Further the Law Commission Report recommended the use of words “seat” and “venue” instead of “place” of arbitration to keep it line with the international usage but it was not incorporated in the 2015 amendment. In case of BGS SGS Soma JV v. NHPC Ltd (2019) the Supreme court held that the place of arbitration whether it is called seat or venue is the place, courts of which have the exclusive jurisdiction over the matter unless otherwise is indicated.


Though the amendment of 2015 brought several improvements in the arbitration mechanism of India, it failed to address the issue of lack of institutional arbitration in India. Therefore, on 13th January, 2017 a High level committee was formed under the leadership of Justice B.N. Sri Krishna, Retired Judge, Supreme Court of India to promote Institutional arbitration in India and suggest ways in which India can become a robust hub of domestic and international arbitration.

To inculcate the changes suggested by Justice B.N. Sri Krishna committee The Arbitration and Conciliation (Amendment) Act, 2019 came into force and introduced the following changes:

  1. It introduced the Arbitration Council of India, which would have the powers like grading arbitral institutions, recognizing professional institutes that provide accreditation to arbitrators, issuing recommendations and guidelines for arbitral institutions, and taking steps to make India a hub of domestic and international arbitrations. (This provision has not been notified yet)
  2. It empowered the SC and HC to grant the power of appointing arbitrators to the arbitral institutions which have been accredited by the Arbitration Council of India. (This provision has not been notified yet)
  3. The 2015 Amendment Act imposed a strict timeline of 12 months, to complete the proceedings on arbitrations seated in India, to be started from the date of inception of proceedings before an arbitral tribunal.  The 2019 amendment sought to change the start date of this time limit to start once the pleading has ended. The time limit of 12 months can further be extended by 6 months with the consent of the parties. However, the pleadings must be completed within 6 months.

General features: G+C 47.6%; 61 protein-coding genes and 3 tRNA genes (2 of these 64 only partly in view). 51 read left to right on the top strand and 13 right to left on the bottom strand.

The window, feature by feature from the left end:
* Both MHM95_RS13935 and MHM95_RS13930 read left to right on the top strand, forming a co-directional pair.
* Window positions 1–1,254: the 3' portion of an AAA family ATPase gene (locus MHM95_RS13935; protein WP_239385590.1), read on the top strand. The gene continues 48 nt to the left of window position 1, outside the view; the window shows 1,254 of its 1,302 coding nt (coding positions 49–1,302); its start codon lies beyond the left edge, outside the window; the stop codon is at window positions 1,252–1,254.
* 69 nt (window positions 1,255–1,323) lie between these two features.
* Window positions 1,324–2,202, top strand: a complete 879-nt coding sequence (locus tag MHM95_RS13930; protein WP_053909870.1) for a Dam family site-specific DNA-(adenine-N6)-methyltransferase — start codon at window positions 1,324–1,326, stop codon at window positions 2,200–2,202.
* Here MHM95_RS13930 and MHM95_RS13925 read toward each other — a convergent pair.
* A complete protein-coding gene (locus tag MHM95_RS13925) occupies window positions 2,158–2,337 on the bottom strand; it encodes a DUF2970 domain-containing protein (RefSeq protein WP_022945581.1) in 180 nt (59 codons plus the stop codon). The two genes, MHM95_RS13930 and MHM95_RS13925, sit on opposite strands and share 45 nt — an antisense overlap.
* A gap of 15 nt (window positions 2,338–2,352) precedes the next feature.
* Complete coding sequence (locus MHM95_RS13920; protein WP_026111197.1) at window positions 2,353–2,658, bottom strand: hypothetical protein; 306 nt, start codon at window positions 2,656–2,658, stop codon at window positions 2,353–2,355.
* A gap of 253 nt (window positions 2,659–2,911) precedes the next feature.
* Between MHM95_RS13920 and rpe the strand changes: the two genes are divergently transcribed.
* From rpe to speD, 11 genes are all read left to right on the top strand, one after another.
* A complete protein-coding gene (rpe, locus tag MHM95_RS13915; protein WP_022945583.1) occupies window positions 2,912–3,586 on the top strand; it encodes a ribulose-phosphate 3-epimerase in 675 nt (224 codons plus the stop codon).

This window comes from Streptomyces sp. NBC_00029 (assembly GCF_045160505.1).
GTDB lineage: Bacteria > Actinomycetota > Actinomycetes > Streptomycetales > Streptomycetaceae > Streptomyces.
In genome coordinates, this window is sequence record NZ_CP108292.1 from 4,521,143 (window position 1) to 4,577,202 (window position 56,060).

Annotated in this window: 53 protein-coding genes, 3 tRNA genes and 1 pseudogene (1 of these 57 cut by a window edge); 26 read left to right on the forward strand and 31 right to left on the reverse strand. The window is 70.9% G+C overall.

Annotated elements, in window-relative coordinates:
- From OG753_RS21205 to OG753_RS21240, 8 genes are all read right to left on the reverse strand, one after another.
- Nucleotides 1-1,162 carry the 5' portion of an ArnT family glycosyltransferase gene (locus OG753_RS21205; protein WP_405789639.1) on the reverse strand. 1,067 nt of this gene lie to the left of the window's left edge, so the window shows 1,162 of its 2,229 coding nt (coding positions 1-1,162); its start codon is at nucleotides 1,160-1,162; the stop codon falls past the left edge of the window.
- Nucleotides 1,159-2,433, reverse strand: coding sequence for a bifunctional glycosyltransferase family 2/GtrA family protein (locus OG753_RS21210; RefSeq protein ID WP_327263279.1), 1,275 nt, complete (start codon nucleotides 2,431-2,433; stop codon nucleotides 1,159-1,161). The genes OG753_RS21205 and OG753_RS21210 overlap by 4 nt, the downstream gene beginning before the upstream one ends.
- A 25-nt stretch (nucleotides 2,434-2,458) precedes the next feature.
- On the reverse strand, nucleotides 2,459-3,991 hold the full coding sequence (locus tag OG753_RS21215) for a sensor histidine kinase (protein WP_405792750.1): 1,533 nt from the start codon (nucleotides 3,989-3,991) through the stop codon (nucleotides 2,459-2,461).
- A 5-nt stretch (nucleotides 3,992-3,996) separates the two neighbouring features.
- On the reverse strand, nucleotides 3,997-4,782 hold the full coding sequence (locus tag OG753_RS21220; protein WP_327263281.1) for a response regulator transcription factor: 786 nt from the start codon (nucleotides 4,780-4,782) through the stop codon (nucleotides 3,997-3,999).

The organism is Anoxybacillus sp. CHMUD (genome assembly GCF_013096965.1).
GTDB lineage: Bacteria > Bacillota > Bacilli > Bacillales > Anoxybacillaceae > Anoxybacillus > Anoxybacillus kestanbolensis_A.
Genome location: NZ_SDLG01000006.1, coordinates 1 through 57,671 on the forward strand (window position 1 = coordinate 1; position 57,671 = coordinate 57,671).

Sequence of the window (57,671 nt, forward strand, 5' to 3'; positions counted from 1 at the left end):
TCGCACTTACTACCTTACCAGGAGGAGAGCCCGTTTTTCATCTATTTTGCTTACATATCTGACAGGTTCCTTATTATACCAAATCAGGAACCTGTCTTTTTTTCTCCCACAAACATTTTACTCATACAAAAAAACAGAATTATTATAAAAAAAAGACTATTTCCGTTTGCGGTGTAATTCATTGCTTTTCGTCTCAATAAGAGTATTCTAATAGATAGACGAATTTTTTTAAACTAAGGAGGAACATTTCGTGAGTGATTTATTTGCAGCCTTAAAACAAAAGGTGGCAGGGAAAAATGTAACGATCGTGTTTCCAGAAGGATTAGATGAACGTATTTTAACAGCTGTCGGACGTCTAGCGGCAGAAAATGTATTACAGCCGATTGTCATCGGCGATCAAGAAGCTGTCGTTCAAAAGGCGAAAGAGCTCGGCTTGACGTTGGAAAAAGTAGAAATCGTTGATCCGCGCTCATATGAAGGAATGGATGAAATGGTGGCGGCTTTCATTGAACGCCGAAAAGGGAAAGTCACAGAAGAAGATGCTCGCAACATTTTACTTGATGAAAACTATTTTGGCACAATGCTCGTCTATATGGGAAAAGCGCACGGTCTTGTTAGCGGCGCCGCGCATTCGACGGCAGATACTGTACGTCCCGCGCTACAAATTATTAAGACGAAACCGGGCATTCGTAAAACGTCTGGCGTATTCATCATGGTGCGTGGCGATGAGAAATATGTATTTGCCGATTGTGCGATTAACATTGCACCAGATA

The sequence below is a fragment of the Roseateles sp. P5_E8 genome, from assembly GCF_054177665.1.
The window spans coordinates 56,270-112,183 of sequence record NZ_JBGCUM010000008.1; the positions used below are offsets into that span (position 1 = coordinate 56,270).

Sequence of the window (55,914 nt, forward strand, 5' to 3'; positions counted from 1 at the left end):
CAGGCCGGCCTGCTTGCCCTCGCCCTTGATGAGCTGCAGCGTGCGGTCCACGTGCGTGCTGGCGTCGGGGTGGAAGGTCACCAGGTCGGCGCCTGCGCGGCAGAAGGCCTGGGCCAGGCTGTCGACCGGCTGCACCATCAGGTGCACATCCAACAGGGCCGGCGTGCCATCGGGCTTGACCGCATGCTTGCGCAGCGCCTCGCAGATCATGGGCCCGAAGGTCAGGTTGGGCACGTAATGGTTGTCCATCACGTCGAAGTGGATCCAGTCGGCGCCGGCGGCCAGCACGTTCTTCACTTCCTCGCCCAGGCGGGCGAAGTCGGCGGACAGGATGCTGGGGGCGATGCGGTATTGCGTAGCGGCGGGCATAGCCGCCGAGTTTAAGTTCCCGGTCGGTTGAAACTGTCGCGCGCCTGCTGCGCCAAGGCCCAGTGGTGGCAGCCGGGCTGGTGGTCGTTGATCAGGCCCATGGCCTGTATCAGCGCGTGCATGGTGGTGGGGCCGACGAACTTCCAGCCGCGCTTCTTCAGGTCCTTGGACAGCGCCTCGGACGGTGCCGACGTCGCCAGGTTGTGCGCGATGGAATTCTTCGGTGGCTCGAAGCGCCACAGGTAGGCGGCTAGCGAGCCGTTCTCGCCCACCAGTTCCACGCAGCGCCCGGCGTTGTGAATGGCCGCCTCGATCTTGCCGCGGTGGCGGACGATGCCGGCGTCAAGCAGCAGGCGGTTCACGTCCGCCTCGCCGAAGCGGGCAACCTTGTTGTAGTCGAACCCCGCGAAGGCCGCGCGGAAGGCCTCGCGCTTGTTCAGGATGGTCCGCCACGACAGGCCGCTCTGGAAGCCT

4. The 2019 amendment act did not impose any time limit on International Commercial Arbitration for the completion of arbitration proceedings.
  5. Further it contained express provision on confidentiality of arbitration proceedings and immunity of arbitrators.
  6. The 2019 amendment act introduced minimum qualifications for an arbitrator under Eight Schedule.
  7. Also, Section 87 of the 2019 Amendment Act stated that the 2015 Amendment Act, that came into force on 23 October 2015 will only be applicable to those arbitration proceedings that have begun either on or after 23 October 2015. This section was in contravention to the decision given by the Supreme Court in the case of Board of Control for Cricket in India v. Kochi Cricket Pvt. Ltd.2018 BI and against the objective of the Amendment Act, 2015.

Further, in the case of Hindustan Construction Company Limited v. Union of India, (2019) Supreme Court struck down Section 87 introduced by the 2019 Amendment Act as Manifestly Arbitrary.


The Arbitration and Conciliation (Amendment) Ordinance, 2020 was promulgated on November 4, 2020, and replaced by The Arbitration and Conciliation (Amendment) Act, 2021.The Arbitration and Conciliation (Amendment) Act, 2021 gained Parliamentary assent on March 10, 2021incorporated the amendments in the 2020 Ordinance. This amendment brought 2 changes:

  1. It removed the controversial Eight Schedule and Section 43J from the act which was added by 2019 Amendment Act. The Eight Schedule stated the extensive qualifications for the accreditation of arbitrators which was against the principle of party autonomy in arbitration.
  2. It added a proviso to Section 36(3) which states as that “where the Court is satisfied that a prima facie case is

made out that,—

(a) the arbitration agreement or contract which is the basis of the award; or

(b) the making of the award,

was induced or affected by fraud or corruption, it shall stay the award unconditionally pending disposal of the challenge under section 34 to the award.”